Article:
The Conflict in giving a referral

Recently I had a friend ask me about a relationship with an organization I had done business with. In particular, he disclosed who in the organization he was working with. Here is the dilemma. I severed my relationship with this firm in large part due this individual and the way he did business and communicated.

A long time ago I took a course by Dale Carnegie in Human Relations and learned that if you can’t say anything good about someone you should not say anything. Yet I have a friend who has asked for my input.  What would you do?

I’ve made my decision and know what I am doing but as I thought about this I was struck by the opposing thoughts that ran though my mind. I am still trying to befriend ambiguity.

I ended up sharing my experience with the firm and the individual with the caveat that it was my experience and they might have a different one.  This now allows my friend and colleague to be perhaps more aware as he moves into his dealings.

Do you share your negative as well as positive experiences? If you don’t can you be counted on?

4 Comments:

  1. Positive communication is always better for improving relationships. This does not mean stretching the truth, however. Highlighting both the strengths and constraints on your previous relationship is simply being authentic.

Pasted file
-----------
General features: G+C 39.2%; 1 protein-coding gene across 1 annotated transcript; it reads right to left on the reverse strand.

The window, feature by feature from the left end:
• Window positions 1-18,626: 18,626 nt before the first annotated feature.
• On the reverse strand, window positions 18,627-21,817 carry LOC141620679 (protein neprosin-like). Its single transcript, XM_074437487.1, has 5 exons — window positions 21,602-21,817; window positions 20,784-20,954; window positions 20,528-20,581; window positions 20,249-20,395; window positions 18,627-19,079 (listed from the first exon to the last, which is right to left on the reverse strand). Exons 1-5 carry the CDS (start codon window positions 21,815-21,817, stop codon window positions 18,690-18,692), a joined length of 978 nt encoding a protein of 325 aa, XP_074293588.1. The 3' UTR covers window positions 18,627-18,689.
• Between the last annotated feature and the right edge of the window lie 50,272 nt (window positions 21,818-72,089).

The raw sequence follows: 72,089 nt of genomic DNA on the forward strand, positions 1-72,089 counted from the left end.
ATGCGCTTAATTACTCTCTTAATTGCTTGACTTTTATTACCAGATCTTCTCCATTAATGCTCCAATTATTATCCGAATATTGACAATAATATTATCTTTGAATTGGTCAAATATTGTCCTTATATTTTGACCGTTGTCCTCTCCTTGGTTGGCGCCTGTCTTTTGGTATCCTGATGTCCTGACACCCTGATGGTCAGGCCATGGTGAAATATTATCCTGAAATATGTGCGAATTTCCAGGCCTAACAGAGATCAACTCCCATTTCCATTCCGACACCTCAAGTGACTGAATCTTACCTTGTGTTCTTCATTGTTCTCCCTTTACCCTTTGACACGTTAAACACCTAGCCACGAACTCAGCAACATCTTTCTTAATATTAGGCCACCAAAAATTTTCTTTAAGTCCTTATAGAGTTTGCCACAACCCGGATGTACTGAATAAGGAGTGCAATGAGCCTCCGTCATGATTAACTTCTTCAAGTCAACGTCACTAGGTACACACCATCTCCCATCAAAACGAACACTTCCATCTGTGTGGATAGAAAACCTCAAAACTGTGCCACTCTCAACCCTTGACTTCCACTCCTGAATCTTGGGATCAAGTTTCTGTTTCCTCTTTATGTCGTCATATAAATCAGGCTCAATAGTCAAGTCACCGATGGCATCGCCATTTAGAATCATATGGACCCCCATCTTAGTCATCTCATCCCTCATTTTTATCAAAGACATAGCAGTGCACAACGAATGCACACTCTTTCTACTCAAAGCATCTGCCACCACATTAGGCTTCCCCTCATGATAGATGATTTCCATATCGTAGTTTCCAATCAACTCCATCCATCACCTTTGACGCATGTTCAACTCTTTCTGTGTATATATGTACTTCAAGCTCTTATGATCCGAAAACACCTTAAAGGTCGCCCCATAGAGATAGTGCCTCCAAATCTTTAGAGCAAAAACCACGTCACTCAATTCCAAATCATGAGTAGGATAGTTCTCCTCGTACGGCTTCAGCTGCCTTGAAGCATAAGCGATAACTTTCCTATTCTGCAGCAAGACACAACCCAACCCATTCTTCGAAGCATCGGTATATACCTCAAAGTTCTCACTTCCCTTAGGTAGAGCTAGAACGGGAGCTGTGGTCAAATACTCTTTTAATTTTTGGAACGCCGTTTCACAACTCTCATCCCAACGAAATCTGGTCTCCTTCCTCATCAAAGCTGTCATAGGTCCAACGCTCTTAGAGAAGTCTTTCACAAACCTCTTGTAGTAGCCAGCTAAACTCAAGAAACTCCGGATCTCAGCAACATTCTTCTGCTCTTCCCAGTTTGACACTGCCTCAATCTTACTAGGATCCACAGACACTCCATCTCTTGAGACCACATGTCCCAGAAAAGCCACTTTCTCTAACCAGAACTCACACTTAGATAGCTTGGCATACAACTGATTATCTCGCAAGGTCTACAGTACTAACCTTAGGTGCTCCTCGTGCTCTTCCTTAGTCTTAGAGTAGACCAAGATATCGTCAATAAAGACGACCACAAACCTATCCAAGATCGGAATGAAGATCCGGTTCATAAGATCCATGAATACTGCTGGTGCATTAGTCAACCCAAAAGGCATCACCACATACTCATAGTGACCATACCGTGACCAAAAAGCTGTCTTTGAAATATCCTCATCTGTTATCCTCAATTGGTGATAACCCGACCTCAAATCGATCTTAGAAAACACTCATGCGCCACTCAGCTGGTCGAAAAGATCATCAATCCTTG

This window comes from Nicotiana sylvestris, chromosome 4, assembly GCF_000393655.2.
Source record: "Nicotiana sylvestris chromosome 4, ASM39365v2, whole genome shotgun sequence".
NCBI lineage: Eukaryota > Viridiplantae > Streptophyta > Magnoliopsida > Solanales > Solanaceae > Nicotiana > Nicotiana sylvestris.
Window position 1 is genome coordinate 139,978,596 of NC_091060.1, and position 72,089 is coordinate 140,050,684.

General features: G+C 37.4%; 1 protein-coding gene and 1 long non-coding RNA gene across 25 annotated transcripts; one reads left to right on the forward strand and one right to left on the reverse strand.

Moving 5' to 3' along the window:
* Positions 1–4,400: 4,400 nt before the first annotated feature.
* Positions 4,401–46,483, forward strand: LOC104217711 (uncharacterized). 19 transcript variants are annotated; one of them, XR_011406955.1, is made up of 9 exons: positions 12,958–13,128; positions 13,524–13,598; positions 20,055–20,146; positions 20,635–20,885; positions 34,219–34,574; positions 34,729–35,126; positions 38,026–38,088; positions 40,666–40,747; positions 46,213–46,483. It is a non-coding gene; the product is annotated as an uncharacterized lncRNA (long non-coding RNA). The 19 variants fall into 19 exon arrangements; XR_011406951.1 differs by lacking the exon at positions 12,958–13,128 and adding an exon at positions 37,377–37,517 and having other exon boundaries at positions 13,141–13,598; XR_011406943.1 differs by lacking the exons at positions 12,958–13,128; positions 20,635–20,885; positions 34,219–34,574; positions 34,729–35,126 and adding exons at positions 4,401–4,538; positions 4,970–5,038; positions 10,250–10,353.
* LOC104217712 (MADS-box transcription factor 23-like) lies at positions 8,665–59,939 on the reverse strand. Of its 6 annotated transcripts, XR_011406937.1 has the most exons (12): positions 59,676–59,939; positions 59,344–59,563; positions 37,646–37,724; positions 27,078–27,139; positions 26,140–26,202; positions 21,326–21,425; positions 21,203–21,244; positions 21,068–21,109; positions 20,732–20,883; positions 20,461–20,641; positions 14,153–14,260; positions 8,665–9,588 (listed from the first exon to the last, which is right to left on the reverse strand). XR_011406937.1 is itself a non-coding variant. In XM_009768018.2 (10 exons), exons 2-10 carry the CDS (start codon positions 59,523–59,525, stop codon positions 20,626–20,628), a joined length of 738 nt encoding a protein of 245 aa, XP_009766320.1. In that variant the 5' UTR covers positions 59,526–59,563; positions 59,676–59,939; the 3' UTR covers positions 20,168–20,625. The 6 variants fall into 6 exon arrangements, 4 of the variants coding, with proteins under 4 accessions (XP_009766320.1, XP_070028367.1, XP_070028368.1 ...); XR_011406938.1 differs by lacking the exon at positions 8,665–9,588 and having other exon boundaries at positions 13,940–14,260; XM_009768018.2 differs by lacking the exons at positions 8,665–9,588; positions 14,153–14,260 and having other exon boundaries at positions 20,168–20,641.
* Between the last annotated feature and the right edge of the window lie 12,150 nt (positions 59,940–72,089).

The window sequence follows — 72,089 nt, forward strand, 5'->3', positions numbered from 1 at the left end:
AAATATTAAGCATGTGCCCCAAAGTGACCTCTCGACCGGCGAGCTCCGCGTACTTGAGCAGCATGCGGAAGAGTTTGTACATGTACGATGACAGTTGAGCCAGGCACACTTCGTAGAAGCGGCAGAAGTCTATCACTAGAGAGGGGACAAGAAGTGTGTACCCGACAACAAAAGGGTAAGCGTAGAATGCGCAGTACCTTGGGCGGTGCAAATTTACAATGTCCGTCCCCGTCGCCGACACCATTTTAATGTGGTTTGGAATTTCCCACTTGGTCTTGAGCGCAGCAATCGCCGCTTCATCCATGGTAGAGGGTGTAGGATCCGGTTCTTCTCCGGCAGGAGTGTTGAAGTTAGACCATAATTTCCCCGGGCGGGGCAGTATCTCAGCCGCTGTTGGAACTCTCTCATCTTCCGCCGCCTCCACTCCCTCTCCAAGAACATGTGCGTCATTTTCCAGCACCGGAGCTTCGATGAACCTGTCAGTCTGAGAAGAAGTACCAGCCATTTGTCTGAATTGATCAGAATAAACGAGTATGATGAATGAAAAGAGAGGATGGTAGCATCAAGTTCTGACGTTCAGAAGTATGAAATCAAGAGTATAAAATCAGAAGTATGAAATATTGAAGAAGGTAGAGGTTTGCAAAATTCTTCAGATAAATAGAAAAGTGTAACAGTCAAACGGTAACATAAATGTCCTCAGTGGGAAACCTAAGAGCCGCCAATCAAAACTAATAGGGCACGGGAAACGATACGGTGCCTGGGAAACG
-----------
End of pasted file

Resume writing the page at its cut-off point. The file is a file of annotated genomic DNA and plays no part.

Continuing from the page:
Let your friend draw her/his own conclusions about the individual with whom you had a negative experience. What goes around comes around.

    See 5 strategies for communicating with someone you can’t stand: http://tinyurl.com/2cyckg9

  2. Thanks Chris,

    Good advice and nice post that you have submitted.

  3. Interesting article, John. Proof that the real world is not as black and white as some people would have you believe.

    I believe that honesty is important in a relationship. The reality is that this situation is a 3-way relationship. It’s between you, your friend who asked for the referral, and the people that you used to do business with. If you lie or don’t acknowledge the problem, you set the person up for an unpleasant surprise. If you say nothing and refuse to acknowledge you might be saying something there by default.

    I believe that your actions here were honorable in telling the truth and yet acknowledging that this may only be one persons perceptions. To me, that is an honest way to approach a delicate situation.

    Regards,

    Dave

  4. Thanks Dave,

    You caught my drift.

Leave a Reply

Your email address will not be published. Required fields are marked *